Tulsa Sons & Daughters of the American Revolution Host Annual Let Freedom Ring Ceremony | Local News

The Tulsa Chapter of the Sons & Daughters of the American Revolution rang the Kendall Bell at 1 p.m. Monday at the University of Tulsa in honor of Independence Day.

The chapter, which is made up of verified descendants of individuals who served in the American Revolution, has gathered on campus for 25 years to celebrate the signing of the Declaration of Independence with its “Let Freedom Ring” ceremony.

The members sang songs like “America The Beautiful” and enjoyed bagpipe arrangements by Major William Tetrick of the City of Tulsa Pipes and Drums.

Kendall Bell’s chime was one of many heard across the United States, as members of the national nonprofit rang 13 tolls to represent the original 13 colonies. Members of neighboring Oklahoma chapters served as representatives for each colony and participated in the ringing procession.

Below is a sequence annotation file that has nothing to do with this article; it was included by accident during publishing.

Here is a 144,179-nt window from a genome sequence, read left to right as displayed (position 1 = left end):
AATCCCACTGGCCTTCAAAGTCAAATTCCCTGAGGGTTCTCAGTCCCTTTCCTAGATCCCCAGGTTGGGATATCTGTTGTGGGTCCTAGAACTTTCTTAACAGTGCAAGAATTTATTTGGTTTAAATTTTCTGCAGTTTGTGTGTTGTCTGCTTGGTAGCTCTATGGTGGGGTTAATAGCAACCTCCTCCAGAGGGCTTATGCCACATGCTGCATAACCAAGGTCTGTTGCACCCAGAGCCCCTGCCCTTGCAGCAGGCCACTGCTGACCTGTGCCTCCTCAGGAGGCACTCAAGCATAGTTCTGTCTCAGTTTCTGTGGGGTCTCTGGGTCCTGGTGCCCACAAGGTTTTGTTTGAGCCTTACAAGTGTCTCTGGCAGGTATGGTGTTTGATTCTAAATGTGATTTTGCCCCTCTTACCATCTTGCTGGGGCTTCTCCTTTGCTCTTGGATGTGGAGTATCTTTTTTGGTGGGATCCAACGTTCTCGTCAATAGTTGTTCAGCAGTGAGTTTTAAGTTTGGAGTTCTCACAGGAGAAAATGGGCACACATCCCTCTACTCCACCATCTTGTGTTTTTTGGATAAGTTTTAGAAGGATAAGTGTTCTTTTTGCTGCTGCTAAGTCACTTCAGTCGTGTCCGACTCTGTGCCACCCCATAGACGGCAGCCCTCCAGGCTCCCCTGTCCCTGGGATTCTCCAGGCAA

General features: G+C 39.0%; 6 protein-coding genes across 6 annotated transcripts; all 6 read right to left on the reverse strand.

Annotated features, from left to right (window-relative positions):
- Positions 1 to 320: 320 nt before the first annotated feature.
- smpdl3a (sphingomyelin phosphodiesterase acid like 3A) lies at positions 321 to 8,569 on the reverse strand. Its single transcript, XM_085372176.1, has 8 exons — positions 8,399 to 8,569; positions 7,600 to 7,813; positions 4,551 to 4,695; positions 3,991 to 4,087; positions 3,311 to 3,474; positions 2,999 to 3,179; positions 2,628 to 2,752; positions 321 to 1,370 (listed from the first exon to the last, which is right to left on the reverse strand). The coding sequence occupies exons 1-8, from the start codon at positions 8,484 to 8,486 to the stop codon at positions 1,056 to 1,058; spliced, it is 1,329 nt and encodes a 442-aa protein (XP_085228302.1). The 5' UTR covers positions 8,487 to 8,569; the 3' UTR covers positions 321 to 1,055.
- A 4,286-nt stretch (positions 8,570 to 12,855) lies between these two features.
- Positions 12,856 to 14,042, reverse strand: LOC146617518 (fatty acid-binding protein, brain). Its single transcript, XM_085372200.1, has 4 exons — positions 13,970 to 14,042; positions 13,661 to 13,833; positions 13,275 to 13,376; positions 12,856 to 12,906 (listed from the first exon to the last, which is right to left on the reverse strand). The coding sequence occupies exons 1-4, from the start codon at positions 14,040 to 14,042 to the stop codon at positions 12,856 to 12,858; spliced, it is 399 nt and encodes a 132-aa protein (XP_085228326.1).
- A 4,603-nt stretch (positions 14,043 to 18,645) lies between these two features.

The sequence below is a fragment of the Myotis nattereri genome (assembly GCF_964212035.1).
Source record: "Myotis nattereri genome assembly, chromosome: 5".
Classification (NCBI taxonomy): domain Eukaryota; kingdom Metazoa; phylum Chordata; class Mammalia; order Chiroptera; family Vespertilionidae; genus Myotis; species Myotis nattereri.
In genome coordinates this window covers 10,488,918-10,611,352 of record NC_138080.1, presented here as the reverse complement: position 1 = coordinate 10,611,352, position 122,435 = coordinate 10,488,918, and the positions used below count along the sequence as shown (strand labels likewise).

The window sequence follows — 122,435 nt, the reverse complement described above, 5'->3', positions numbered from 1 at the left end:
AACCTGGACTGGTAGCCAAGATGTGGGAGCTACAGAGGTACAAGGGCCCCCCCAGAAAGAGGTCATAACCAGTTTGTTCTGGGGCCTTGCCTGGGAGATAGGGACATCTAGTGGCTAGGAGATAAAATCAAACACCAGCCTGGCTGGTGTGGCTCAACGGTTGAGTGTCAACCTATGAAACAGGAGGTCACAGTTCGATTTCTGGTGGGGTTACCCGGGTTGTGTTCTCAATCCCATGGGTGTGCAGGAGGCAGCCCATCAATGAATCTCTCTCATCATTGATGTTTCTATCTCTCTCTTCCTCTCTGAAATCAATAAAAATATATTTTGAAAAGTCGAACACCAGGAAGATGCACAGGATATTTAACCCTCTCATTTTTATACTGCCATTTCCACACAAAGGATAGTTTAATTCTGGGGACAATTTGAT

Oklahoma Society of the Sons of the American Revolution honorary state president Ron Painter said his interest in his family lineage helped him discover he had a back, back, back, back- grandfather who served in the American Revolution. To celebrate the 4th of July, Painter wore a Revolutionary War uniform and accessorized with goggles and a tricorn hat.

People also read…

Being a direct descendant makes the event very important to Painter, who said he enjoys sharing his family and nation’s history with others.

“It’s a great brotherhood, and then we have our sisters as well, so it’s great camaraderie there,” Painter said. “And…considering that our life is part of a long chain of lives and threads, so that we get a bigger picture of who we are by looking at who and where we come from is so rewarding.”

As Painter watched young Tulsans run around in period attire and take turns ringing the bell, he said it excites him to see a new generation celebrating the United States and its history.

“That’s how our company is going to live on, is to have like minds pursuing the same ideals that were created in 1776,” Painter said.

Comments are closed.